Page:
a Thunderous Reception in Ringwood
A Feature Article by Rich and Laura Lynch

Simone Felice is an author, musician and poet who travels around America and abroad sharing his songs. Yet, Simone's own life is a journey that includes two near-death experiences. Felice's first musical excursion was in a punk band, crafting weird sounds in his grandpa's barn. Later, he moved to NYC to perfect his craft in clubs such as the infamous CBGB as he continued to pen poetry and vignettes.

Simone Felice Receives a Thunderous Reception in Ringwood
Simone Felice is touring in support of Strangers with a 2014 stop at Live @ Drew's.

In addition to a solo career, Simone has been involved in other collaborations. He has worked with Levon Helm, The Avett Brothers and more. Felice is also in a group with his brothers Ian and James. In 2012, Simone released his self-titled debut album. His second solo record Strangers came out March of this year.

Simone is on the road in 2014. His itinerary incorporated a repeat visit to Ringwood, New Jersey to perform at Live @ Drew's on May 23rd. Drew has been hosting house concerts for over a decade. Many musicians like Felice return here as they enjoy playing to attentive audiences in an intimate setting. Drew's concerts are also a party as he asks guests to bring food to encourage socializing pre-show. The weather prior was nice but later when Simone took center stage the night skies had darkened with approaching thunder.

Drew introduced Simone Felice mentioning the other occasions and configurations Simone had performed at his house. Drew recalled one show that had been listed on ReverbNation as starting at eight o clock when in fact the concert was coming to a close. Die hard Felice fans had come all the way from Boston for the event, so Simone played additional songs just for them. On Friday night, Felice was fronting a three piece band in which he switched back and forth from acoustic guitar to drums while handling lead vocals. Simone was supported by the talented Gabriel Dresdale (cello) and Matty Green (dobro & mandolin). Both also provided backing vocals.

They opened with "Don't Wake The Scarecrow". A haunting cello part set the mood as Simone melded drums and storytelling into the mix. Felice was expressive visually and vocally. When he was not playing an instrument he was gesturing with his arms that flowed with his lyrical words.

"Really nice to see you guys," greeted Felice as he moved quickly into drum patterns that implied movement. "Molly-O" was a melodic meander through relationships and travel. Felice said that he was from New York state sharing that he was sort of born in the woods and stayed there which rolled into "Bye Bye Palenville". For the first part of the tune Felice moved his hands to the music as he stamped his foot on the floor. He relocated to the drum kit to give the song more kick before shifting to strumming the guitar as he looked out the window with a lake view.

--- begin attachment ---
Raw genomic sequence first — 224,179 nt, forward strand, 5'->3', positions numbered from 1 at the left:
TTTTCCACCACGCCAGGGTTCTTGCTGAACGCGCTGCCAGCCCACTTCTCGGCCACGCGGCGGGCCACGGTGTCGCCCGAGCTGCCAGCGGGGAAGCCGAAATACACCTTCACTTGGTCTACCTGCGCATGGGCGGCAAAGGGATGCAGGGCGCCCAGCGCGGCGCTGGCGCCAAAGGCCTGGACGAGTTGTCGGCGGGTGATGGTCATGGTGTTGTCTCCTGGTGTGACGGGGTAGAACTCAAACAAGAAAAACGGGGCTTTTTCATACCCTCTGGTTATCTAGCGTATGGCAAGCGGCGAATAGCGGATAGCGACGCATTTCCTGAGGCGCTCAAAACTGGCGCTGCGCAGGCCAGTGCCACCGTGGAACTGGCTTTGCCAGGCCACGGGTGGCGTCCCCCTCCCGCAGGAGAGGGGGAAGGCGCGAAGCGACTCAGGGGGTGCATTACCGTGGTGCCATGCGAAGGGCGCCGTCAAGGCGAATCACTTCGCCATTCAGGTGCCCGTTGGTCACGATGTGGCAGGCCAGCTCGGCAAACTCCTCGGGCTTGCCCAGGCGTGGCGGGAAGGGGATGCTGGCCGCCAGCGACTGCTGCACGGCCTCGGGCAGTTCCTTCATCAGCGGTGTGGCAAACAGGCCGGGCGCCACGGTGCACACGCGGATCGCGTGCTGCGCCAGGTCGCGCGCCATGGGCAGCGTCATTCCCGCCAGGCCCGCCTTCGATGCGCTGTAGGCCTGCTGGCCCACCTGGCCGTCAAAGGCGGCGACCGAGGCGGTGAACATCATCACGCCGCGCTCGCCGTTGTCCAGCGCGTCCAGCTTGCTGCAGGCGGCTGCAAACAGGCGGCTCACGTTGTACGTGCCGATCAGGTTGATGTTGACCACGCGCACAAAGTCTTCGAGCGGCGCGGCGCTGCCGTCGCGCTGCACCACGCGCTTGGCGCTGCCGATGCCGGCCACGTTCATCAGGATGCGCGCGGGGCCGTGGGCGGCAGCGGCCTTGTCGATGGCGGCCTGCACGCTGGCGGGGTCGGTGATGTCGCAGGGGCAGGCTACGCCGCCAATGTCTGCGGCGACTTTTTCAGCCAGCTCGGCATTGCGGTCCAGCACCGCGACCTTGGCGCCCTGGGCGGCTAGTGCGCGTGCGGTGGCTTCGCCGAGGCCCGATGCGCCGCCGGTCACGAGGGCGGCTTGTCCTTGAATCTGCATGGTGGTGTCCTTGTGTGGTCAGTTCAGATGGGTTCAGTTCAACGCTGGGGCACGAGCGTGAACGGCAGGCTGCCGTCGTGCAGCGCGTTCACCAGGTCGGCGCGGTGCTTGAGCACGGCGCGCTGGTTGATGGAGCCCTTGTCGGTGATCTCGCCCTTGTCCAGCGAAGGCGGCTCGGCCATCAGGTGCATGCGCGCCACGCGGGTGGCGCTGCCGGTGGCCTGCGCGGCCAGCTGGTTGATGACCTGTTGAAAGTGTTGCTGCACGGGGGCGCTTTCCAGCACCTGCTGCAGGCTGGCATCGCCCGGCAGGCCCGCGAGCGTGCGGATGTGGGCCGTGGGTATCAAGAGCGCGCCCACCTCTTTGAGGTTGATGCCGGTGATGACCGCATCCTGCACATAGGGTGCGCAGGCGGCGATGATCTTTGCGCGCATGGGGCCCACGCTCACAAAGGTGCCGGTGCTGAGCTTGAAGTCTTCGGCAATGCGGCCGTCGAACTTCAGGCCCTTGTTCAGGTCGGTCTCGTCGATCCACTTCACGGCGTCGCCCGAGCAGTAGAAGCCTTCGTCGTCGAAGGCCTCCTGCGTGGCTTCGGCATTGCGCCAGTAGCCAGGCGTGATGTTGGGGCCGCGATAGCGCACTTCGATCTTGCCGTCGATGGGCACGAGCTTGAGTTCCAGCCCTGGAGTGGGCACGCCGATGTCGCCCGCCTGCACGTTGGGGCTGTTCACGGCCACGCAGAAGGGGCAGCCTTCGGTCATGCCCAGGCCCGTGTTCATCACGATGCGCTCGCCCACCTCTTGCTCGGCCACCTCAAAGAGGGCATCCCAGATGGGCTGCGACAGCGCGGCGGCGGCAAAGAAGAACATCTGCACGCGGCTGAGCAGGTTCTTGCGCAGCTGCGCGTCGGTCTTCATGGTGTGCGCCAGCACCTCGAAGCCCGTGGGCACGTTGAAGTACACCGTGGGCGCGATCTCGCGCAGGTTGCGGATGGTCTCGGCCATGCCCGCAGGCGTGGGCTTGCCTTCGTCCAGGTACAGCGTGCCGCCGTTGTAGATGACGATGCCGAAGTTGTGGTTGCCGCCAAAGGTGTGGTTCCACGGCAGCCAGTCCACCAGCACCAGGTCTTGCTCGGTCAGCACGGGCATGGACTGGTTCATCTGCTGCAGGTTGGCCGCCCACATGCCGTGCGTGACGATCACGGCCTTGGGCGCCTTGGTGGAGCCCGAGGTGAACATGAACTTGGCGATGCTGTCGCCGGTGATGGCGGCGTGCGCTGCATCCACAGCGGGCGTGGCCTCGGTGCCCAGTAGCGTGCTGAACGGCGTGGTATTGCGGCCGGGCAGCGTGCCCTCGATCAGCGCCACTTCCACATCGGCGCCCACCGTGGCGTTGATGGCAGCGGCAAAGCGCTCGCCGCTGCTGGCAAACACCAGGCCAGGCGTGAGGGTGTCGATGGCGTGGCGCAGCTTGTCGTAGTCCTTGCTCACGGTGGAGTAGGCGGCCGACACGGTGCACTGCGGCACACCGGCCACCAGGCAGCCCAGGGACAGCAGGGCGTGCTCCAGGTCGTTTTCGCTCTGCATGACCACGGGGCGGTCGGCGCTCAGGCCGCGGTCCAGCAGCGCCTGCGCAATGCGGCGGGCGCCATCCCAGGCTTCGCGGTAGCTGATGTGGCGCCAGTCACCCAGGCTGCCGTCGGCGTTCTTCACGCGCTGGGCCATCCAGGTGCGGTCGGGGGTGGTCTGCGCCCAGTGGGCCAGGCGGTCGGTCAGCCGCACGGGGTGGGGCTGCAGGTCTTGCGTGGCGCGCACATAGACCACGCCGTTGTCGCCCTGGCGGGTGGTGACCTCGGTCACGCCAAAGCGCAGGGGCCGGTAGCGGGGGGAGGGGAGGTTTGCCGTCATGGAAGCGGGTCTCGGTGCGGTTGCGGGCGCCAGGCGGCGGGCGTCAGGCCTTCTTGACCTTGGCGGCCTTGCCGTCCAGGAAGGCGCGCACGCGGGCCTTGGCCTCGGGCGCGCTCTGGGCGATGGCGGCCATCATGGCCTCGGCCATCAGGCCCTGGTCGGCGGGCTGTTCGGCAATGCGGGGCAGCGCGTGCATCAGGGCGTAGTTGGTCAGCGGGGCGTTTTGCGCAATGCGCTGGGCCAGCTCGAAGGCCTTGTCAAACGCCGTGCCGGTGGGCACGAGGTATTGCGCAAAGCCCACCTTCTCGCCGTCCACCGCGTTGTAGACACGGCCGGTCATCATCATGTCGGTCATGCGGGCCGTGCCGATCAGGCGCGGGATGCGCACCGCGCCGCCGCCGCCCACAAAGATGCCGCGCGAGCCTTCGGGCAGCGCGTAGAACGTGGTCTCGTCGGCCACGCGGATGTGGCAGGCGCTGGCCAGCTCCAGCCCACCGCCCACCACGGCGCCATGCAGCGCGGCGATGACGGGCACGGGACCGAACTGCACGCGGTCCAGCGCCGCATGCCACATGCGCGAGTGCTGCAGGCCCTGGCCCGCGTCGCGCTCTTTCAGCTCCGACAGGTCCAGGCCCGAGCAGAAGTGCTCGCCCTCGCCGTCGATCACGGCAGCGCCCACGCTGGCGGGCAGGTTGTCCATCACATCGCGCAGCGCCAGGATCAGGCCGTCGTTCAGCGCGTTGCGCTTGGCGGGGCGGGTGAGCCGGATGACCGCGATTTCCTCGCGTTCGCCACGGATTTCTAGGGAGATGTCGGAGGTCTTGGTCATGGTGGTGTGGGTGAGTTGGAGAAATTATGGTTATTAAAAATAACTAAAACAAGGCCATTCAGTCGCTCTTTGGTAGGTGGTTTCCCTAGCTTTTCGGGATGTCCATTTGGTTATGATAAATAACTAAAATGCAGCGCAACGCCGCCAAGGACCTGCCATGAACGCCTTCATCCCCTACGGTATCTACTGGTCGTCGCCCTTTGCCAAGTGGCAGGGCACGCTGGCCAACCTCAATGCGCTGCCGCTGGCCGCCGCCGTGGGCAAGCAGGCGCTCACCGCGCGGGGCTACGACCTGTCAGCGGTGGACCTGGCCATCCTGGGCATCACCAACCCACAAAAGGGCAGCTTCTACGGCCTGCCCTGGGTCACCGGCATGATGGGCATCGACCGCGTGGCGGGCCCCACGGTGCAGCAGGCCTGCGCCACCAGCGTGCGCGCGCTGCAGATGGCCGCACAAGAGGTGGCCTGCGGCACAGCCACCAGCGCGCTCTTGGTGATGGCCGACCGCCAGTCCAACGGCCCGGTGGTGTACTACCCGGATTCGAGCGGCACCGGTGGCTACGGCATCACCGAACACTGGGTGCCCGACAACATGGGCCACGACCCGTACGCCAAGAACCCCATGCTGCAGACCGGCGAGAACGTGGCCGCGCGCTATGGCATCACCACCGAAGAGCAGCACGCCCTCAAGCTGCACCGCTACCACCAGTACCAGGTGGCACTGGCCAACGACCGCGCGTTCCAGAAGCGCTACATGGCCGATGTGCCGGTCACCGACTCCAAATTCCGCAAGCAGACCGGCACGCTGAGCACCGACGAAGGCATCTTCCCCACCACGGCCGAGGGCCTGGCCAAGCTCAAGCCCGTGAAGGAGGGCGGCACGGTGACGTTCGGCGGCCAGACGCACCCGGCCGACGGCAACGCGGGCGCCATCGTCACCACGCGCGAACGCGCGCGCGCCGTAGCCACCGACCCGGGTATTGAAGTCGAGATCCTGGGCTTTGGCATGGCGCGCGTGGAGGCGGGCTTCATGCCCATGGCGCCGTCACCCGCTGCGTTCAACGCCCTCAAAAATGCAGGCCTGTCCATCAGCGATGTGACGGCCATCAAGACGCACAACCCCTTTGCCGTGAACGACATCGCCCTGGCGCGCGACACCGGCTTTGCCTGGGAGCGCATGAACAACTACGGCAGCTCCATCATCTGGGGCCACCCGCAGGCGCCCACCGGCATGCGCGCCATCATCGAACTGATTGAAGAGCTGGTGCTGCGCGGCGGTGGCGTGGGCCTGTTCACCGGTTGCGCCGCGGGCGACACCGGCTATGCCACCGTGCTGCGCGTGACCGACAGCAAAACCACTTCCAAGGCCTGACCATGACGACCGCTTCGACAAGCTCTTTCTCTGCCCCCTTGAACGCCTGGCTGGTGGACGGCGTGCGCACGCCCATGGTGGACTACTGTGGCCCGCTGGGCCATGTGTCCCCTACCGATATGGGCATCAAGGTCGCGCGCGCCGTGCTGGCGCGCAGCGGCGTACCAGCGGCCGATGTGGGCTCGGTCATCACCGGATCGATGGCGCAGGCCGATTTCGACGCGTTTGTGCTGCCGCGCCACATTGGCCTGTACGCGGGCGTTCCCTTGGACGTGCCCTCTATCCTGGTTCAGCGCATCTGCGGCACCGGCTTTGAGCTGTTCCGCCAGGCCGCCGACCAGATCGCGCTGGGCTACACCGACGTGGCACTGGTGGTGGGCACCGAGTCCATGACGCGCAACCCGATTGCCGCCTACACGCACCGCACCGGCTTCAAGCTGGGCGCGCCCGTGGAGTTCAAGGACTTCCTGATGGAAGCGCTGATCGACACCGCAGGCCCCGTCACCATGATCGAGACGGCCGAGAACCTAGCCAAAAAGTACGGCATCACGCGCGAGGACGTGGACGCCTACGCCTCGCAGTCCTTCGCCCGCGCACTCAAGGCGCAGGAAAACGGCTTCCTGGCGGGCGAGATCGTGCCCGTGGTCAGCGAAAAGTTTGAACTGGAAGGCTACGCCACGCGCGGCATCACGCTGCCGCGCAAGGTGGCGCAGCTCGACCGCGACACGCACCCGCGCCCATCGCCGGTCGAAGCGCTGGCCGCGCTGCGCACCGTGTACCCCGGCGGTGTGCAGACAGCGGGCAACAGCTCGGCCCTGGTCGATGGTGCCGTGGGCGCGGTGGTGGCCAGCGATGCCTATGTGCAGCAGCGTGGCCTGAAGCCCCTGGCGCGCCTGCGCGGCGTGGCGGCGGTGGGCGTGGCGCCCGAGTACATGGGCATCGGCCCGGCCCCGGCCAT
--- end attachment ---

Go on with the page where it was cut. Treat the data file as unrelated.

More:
Simone Felice Receives a Thunderous Reception in Ringwood
Simone's three-piece configuration conjured up a mighty sound.

Many of the songs Simone presented Friday unfolded like a voyage through different pictures and progressions. The dynamic "New York Times" trekked from South Dakota to New York City. "Charade" flowed in the same vein with sad reflections from a man working at a gas station. Here dark images melded with delicate orchestration. In that muse Simone presented more poetic perspectives in "If You Ever Get Famous". "You & I Belong" roared along with its appealing hook paired with intense instrumentation and images describing the city of angels.

Other songs that held the house concert attendees captivate were the catchy and upbeat "Radio Song" and the appropriately frightening "The Devil Is Real" which poured out of the band as the rain fell in a lightning infused tempest outside.

Simone continued to expand on the emotions and energy of the first half of the concert ending with an encore that included an animated version of Springsteen's "Atlantic City" that had the crowd clapping along. Felice put an innovative spin on Neil Young's "Helpless" with the cello and dobro giving the classic different textures as the show came to a stormy close.

Opening for Simone was Jarrod Dickenson with Jon Paul Ruggeri. The duo was armed with acoustic guitars to accent Jarrod's effective storytelling. He jested that "No Work For A Working Man" was a cheery song about the Great Depression. It was a poignant observation on poverty. "Come What May" was also poetic accompanied with pretty picking. "Your Heart Belongs To Me" was a sweet sentimental song about love. They closed with a tune that had a bit of a blues feel. Jarrod as a support act nicely complimented Simone as he too was an interesting musical minstrel.

Before and after the concert as is often the case, the artists were mingling with the audience. Live @ Drew's has showcased a long impressive list of musicians many such as Graham Parker and Simone Felice have played at the house multiple times. For more information please go to

Simone Felice Receives a Thunderous Reception in Ringwood
Opener Jarrod Dickenson was a captivating storyteller with Texas roots.

Related Links: For more information on SIMONE FELICE and the other organizations mentioned please visit the following links - Simone Felice | Jarrod Dickenson | Live @ Drew's Mailing List | The Felice Brothers in Ringwood

(Originally Published on May 25, 2014)




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